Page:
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Housing

When Vacant Doesn’t Necessarily Mean Vacant

P. Kenneth Burns
/
WYPR

  

There is a house on Stonewood Road in the New Northwood neighborhood in Northeast Baltimore that is clearly falling apart.

The rain gutters are hanging on their last hinges.  The shingles are peeling away from the roof. Rusted outdoor furniture is on the front porch and the railings are wrapped in weather beaten garland for the holidays. More Christmas decorations stick up from a couple of flower pots.

It looks as if neighbors have been trying to take care of the yard.  Someone had started bagging leaves.

Even though the house looks vacant, technically it’s not. Under city law it’s merely unoccupied because the windows and doors are not boarded.

What is a vacant structure?!

“A vacant home is one that is unsafe and unfit,” says Jason Hessler, assistant commissioner of litigation for permits and code enforcement at Baltimore Housing.  “It’s got structural damage or it’s open to casual entry or it’s boarded up.”

Even though no one has lived in the house on Stonewood Road for at least three years, it doesn’t meet the definition of “vacant” because the windows are not busted and the roof has not caved in.

“I was floored,” said Ivory Sanders, a resident of New Northwood for more than 20 years, upon hearing how the city defines a vacant structure.

She is secretary of the neighborhood association and says nearby residents have complained about the property for years.

“They remind us that the house is in poor condition and something’s wrong with the roof; the gutter is falling off,” said Sanders who added that neighbors also complained about construction debris in the backyard.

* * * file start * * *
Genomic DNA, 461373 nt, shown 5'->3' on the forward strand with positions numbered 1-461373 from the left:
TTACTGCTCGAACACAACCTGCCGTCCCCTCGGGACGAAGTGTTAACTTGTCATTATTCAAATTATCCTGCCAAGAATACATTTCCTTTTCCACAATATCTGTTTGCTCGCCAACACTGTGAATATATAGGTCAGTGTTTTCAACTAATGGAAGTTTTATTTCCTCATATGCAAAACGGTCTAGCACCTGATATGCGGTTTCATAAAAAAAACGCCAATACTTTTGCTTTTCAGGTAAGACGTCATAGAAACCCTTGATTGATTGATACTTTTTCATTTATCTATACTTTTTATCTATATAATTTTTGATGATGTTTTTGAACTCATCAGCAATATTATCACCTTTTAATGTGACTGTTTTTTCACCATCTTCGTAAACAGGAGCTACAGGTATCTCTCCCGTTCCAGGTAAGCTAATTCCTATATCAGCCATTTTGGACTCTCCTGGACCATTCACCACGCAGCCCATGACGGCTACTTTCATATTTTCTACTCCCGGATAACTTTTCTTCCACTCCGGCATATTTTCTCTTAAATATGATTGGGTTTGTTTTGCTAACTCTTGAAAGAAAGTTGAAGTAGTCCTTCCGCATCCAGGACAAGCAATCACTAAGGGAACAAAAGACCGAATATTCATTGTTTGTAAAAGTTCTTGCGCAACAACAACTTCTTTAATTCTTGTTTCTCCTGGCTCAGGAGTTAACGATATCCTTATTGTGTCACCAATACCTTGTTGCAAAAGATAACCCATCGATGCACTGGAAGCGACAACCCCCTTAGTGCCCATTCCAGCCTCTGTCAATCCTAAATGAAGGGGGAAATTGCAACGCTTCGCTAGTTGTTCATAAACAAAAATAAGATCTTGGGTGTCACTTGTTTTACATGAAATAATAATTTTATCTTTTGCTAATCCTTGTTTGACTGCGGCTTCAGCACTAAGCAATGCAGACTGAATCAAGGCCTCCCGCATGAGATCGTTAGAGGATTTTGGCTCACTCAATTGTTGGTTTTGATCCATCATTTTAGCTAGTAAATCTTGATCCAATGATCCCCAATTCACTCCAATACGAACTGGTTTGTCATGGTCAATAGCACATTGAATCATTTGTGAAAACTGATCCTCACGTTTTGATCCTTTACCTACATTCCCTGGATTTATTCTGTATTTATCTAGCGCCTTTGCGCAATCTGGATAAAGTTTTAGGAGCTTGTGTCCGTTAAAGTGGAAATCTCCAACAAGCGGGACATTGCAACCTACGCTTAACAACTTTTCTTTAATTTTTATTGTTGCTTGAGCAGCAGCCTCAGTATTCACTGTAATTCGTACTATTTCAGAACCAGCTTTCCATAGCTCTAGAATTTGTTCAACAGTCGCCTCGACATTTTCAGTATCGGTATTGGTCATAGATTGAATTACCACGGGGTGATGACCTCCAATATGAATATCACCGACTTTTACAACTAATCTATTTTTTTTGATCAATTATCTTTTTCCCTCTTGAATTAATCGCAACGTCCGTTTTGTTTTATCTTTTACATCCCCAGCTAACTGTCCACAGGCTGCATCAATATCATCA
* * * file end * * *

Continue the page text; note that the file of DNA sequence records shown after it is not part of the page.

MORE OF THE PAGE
But because the house is classified as “unoccupied” the city can’t do anything about it.  If it’s declared “vacant,” the city can move to take over and fix the mess.

Baltimore Housing says there are 16,000 unsafe vacant properties in the city.  The federal count is 23,000 unoccupied buildings.

Redefining What a Vacant Structure Is

City Councilman Bill Henry is moving to fix that problem with a law that expands the definition of a vacant structure to include properties like the one on Stonewood Road. It would define a building as vacant if it has broken windows or doors on any level; if the windows and doors are boarded or the rain gutters and shingles aren’t intact.

Henry knows what it’s like to see a house crumble to the ground.  A house in his North Baltimore neighborhood sat empty for years after the owner died.  The owner’s estate let the house fall into foreclosure.

“It was technically unoccupied because the ground floor was sealed but there was an upstairs window that had been smashed in a storm by a shutter,” Henry said.

The broken window allowed animals to get inside along with weather elements which weakened the structure and caused the house to collapse.

Henry introduced his bill, which has the support of Mayor Stephanie Rawlings-Blake, more than a year ago. The City Council gave preliminary approval on December 4. Final approval is expected in January.

Deputy Housing Commissioner Michael Braverman said Henry’s law would allow the city to address nuisances before houses fall to the ground.

“It allows us to capture a lot more blight into the bucket for which we have really competent remedies,” he said.